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An author argues that jingles are dead

Jingles are dead.

Not everyone will agree with him, but that’s the belief of Joel Beckerman, author of The Sonic Boom (2014, Houghton Mifflin Harcourt).

Beckerman doesn’t think music is dead. Quite the opposite: He’s a longtime composer for television shows and the founder of Man Made Music, which specializes in “sonic branding” for businesses.

“Sound evokes really powerful moments in an instant,” said Beckerman, whose concept of sonic branding includes everything from the overhead music a business plays in a retail store to the split-second tones you’ll hear when using an app.

But repetitive jingles, he says, are “manipulative” and off-putting to consumers. Instead, Beckerman advises, business should consider using a specific sound (a gavel in a lawyer ad, for example), licensing an original song (even one from a local band, which could be more affordable) or, if money allows, creating a full-length “anthem” over a jingle. (A Buffalo example is “Healthy Changes Everything,” a song released by BlueCross BlueShield of Western New York and written by Tom Merrick, a senior executive with the insurer’s agency of record, Eric Mower and Associates.)

Where jingles focus on repetition, Beckerman said, “anthems are really about meaning.”

Q: Can any business develop a sonic strategy?

A: The short answer is yes, but that doesn’t mean you have to spend a lot of money the way Coca Cola does. A lot of times it may be looking at elements that are available in the public domain or using sound-effect sounds. If you have a spa, and all the other spa businesses in Buffalo are using new age music, how could you get the same feeling across using different instrumentation? Maybe it’s really, really cool, interesting, quiet ambient rock. There may be different ways you can differentiate yourself from everybody else.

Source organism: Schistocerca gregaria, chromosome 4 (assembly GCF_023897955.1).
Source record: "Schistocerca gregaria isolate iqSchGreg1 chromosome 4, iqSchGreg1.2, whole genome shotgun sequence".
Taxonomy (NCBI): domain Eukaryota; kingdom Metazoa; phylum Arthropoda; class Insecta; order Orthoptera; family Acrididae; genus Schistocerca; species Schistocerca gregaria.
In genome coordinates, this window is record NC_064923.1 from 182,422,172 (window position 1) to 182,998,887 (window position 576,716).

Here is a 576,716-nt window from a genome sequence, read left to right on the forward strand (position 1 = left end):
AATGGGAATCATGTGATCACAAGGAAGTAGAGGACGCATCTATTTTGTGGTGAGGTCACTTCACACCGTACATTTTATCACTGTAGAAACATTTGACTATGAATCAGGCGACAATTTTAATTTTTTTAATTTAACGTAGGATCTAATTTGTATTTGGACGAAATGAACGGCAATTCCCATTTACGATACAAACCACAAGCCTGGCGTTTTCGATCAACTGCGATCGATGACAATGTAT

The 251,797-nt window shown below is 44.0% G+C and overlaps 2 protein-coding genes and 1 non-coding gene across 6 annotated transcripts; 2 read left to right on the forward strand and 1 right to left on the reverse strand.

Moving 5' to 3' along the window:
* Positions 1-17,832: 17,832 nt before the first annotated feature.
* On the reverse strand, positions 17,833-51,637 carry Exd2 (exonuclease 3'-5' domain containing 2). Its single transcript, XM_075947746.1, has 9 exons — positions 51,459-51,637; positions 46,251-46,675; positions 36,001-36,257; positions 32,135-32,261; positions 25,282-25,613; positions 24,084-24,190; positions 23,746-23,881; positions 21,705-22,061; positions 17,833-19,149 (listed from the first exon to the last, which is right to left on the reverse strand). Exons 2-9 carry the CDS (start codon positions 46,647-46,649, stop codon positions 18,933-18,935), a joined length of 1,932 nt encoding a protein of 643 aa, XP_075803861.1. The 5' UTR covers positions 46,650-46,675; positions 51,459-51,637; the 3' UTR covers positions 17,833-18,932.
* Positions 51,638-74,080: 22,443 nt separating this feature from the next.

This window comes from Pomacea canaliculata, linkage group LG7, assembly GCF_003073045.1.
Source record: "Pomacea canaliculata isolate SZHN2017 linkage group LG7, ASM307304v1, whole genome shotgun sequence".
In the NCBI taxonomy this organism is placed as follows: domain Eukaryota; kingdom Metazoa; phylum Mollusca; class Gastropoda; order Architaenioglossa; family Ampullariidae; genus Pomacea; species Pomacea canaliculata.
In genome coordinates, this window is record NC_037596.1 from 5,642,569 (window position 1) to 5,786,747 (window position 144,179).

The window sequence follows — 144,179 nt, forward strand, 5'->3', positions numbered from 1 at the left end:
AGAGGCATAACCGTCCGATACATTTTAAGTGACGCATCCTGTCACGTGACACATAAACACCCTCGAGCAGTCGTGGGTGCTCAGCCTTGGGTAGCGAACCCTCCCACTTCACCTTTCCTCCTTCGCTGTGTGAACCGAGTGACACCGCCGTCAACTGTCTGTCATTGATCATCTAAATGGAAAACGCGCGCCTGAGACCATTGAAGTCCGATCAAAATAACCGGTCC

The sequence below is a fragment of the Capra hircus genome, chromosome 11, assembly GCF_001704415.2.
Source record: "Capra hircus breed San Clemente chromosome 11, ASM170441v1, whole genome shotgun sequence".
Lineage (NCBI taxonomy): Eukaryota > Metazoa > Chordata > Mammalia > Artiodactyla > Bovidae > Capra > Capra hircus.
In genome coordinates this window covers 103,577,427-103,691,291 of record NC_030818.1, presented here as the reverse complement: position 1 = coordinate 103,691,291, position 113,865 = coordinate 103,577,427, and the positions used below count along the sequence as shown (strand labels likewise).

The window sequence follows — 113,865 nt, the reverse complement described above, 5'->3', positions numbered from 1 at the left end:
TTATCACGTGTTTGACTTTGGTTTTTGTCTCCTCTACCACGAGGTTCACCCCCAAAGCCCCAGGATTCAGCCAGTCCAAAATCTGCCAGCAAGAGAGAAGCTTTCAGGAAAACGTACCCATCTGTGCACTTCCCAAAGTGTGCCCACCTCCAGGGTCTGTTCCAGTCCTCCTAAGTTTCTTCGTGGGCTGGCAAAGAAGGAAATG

Q: Where do jingles fit in?

A: There are exceptions that prove every rule. But for the most part, jingles are dead. The world of jingles, that does not work anymore, unless it’s a jingle that is already in people’s minds, (such as) “Like a good neighbor, State Farm is there.” They have that longevity because they’ve been using it for 40 years. There’s something about the brand that ties into legacy, that stands the test of time. But for the most part, jingles are dead.

Q: Why are jingles dead?

A: For a number of reasons. First of all, the vast majority of jingles in the past have (been based on the idea that) “People will remember our product name if we just sing it to them.” People not only tune it out; they hate it. They realize it’s manipulation. They realize you’re trying to crawl inside their brain. Nobody wants to be sold anymore. That’s really the essence of it. It’s not like we need more sound in our lives. We’re actually completely overrun with sound.

Q: So the ubiquity of media today has changed our tastes?

A: Twenty, 30 years ago, even 10 years ago, it might be enough to have that little earworm stick in our ear from a jingle. Now, especially because we’re in this multi-platform digital mass media culture, we’re completely over-whelmed with input all the time. We tend to tune those things out. But if you have sound and music that is meaningful, that’s something you let in. That’s why Disney keeps using “When You Wish Upon a Star.”